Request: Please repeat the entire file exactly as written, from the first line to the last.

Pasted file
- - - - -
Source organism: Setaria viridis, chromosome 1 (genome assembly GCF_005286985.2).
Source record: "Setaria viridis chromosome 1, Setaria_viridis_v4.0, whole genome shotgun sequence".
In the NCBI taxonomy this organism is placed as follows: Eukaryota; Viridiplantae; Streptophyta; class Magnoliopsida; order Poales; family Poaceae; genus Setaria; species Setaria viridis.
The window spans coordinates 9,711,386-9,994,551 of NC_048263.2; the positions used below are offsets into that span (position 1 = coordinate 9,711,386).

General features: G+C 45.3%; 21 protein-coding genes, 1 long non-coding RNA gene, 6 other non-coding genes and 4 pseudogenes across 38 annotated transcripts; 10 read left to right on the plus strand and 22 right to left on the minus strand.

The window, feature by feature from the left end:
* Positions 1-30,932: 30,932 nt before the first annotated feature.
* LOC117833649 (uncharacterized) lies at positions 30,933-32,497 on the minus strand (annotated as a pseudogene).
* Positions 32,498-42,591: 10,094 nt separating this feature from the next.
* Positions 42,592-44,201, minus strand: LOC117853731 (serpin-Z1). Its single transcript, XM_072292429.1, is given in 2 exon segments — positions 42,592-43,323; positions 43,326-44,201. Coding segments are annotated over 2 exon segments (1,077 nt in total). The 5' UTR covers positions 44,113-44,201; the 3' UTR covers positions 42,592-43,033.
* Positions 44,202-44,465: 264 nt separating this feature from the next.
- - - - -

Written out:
Source organism: Setaria viridis, chromosome 1 (genome assembly GCF_005286985.2).
Source record: "Setaria viridis chromosome 1, Setaria_viridis_v4.0, whole genome shotgun sequence".
In the NCBI taxonomy this organism is placed as follows: Eukaryota; Viridiplantae; Streptophyta; class Magnoliopsida; order Poales; family Poaceae; genus Setaria; species Setaria viridis.
The window spans coordinates 9,711,386-9,994,551 of NC_048263.2; the positions used below are offsets into that span (position 1 = coordinate 9,711,386).

General features: G+C 45.3%; 21 protein-coding genes, 1 long non-coding RNA gene, 6 other non-coding genes and 4 pseudogenes across 38 annotated transcripts; 10 read left to right on the plus strand and 22 right to left on the minus strand.

The window, feature by feature from the left end:
* Positions 1-30,932: 30,932 nt before the first annotated feature.
* LOC117833649 (uncharacterized) lies at positions 30,933-32,497 on the minus strand (annotated as a pseudogene).
* Positions 32,498-42,591: 10,094 nt separating this feature from the next.
* Positions 42,592-44,201, minus strand: LOC117853731 (serpin-Z1). Its single transcript, XM_072292429.1, is given in 2 exon segments — positions 42,592-43,323; positions 43,326-44,201. Coding segments are annotated over 2 exon segments (1,077 nt in total). The 5' UTR covers positions 44,113-44,201; the 3' UTR covers positions 42,592-43,033.
* Positions 44,202-44,465: 264 nt separating this feature from the next.